The film uses its plot to subvert a lot of ideas; masculinity, morality, and politics. And all of these ideas are explored in really interesting ways; as Utah gets deeper into surfing, but also his relationship with the surfers, he starts to distance himself from his professional responsibilities; turning up late to raids, bringing his surfboard into the office, overhauling his wardrobe to match his new lifestyle. As all of this changes, so too does his morality alter, Utah and Bodhi become connected to one another due to their similar outlook on life, and both move from opposite ends of the moral spectrum to a grey middle area. And nothing conveys this more clearly than the famous chase sequence, which culminates in a moment of sacrifice, on many levels, where Reeves’s loyalties and morality is completely questioned. This morality is also subverted at other moments in the film, whether it’s in the raid on the neo-nazi surfers, which compromises a DEA operation, or when Reeves’s is forced to take part in a bank robbery under duress, which leads to the deaths of some police officers at the scene. While neither is explicitly Reeves’s fault, the film poses the question of culpability, and how stringent Utah is in his work and relationship to the surfers. All of these questions stem from the interesting and subversive relationship that Utah and Bodhi share, which in itself acts as a subversion from typical masculinity. As these two share their desires for chasing thrills, there’s a homoerotic tension that underlies these typically machismo moments. From the soft-spoken encouragement during the midnight surf session, the rugged masculinity of the football game, or the high-octane skydiving scene, all their moments together and tinged with this question of desire. While this homoeroticism isn’t on the surface of these scenes, it’s more a level of admiration & respect that emanates most clearly in these scenes, this pseudo-sexual tension bubbles carefully under the surface. Even in the typical heterosexual relationship in the film, this traditional formula is subverted by Bigelow, Tyler, an already androgynous name, doesn’t fit the stereotypical mould of Action movie love interests. She serves initially as a mentor to Johnny Utah, a clever twist on the typical mentor/mentee relationship; her short hair and athletic build is a stark contrast to contemporary examples within the genre. Finally, the use of presidential masks during their bank heists create not only some incredibly humorous scenes, such as Ronald Regan wielding a makeshift petrol-pump flamethrower, or the presidents telling their victims “don’t forget to vote” or Nixon announcing “I am not a crook” as they leave a robbery, but also the reasoning behind these attacks create a clever subversion of politics as their reasoning behind these stints isn’t about money, but about them “against the system, the system that kills the human spirit”. It’s a calculated use of imagery that pays off in abundance, cleverly calling out the legacy of specifically Reagan-era economics, but institutional problems as a whole.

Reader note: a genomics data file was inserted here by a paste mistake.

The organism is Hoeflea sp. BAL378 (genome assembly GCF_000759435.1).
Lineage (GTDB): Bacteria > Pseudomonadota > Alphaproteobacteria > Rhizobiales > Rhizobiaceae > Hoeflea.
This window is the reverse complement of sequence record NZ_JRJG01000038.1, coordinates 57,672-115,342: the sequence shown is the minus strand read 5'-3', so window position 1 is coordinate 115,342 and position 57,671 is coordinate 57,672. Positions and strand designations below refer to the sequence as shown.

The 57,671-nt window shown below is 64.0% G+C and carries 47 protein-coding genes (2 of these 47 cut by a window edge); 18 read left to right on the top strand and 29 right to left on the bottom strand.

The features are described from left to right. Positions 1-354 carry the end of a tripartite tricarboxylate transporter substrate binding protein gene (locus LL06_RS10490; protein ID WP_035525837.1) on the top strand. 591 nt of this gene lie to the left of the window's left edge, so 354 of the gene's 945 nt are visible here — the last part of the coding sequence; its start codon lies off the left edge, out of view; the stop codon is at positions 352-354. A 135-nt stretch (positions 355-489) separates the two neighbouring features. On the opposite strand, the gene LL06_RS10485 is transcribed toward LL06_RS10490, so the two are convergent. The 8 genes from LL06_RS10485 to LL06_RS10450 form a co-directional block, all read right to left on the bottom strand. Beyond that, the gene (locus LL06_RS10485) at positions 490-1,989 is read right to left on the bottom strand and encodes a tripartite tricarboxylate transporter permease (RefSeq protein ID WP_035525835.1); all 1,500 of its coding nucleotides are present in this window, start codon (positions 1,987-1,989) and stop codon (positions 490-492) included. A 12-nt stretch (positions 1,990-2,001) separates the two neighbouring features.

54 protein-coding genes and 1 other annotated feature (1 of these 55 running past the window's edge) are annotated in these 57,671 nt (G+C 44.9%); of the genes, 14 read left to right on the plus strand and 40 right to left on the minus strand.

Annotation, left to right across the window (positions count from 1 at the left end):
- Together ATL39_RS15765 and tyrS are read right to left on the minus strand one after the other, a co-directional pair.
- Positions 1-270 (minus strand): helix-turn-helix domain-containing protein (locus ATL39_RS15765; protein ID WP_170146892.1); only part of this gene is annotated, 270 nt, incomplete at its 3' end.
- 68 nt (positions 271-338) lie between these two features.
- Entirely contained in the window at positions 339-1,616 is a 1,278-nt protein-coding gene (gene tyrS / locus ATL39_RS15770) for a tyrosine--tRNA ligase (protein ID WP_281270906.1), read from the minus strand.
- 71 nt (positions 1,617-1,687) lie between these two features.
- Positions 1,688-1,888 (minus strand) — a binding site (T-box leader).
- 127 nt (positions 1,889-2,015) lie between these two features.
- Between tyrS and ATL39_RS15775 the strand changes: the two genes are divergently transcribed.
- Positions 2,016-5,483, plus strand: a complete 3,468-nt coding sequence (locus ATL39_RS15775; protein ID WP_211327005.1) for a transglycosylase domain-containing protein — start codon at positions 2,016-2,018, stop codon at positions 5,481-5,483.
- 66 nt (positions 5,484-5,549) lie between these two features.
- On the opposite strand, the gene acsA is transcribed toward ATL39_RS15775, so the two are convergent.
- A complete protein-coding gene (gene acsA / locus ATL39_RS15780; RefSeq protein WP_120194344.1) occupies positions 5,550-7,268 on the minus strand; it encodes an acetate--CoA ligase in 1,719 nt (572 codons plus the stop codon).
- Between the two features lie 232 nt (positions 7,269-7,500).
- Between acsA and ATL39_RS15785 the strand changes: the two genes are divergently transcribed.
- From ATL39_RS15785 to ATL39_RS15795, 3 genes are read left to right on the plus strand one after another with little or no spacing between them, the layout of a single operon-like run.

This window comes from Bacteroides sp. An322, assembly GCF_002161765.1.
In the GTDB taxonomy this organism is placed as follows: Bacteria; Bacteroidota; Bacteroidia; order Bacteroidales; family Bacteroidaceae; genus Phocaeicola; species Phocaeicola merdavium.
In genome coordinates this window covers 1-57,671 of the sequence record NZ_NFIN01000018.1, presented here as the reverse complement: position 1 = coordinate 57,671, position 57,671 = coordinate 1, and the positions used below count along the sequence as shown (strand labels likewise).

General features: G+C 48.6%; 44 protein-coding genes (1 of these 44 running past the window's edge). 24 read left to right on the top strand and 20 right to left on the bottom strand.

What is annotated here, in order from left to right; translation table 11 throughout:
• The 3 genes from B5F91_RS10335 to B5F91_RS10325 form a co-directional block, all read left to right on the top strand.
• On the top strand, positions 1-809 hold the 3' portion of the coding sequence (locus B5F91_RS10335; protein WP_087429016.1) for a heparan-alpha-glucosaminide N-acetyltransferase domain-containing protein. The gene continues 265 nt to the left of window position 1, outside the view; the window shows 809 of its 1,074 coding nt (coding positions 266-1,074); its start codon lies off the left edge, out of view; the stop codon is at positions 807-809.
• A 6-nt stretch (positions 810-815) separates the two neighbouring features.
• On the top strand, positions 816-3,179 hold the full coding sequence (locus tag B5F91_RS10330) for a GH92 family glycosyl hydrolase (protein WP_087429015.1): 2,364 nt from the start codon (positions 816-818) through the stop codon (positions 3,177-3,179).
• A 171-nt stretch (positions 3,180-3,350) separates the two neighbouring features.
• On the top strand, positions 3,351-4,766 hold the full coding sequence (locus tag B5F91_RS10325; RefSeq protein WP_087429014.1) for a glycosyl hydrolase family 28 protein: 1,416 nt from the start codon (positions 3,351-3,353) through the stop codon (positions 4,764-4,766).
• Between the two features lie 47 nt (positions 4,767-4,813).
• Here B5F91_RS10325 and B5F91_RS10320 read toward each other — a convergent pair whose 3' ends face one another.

There’s a very good reason that Point Break became such a success, both culturally and, to an extent, critically. It stands the test of time, with it’s powerfully dynamic action scenes that evoke a visceral reaction due to their supreme framing and cinematography. With extreme sequences such as the surfing and sky-diving, being filmed with expert camera control that makes you step back and question how the hell they managed to pull it off, while the slower more emotive scenes also being captured with all the tenderness and heart needed to match the emotive power of the action scenes, in all the right ways. While Reeves’s performance isn’t the best in his expansive filmography, I’d argue it’s one of the better Swayze performances I’ve seen, and the chemistry between the two is unparalleled. The technical elements of the film, as expected in a Bigelow film, is brilliant, Mark Isham’s music is fantastic, adding to every scene perfectly, and finally: Bigelow’s direction is superb, pulling all of these elements together into a fantastic complete overall package that hits on every level it’s trying to.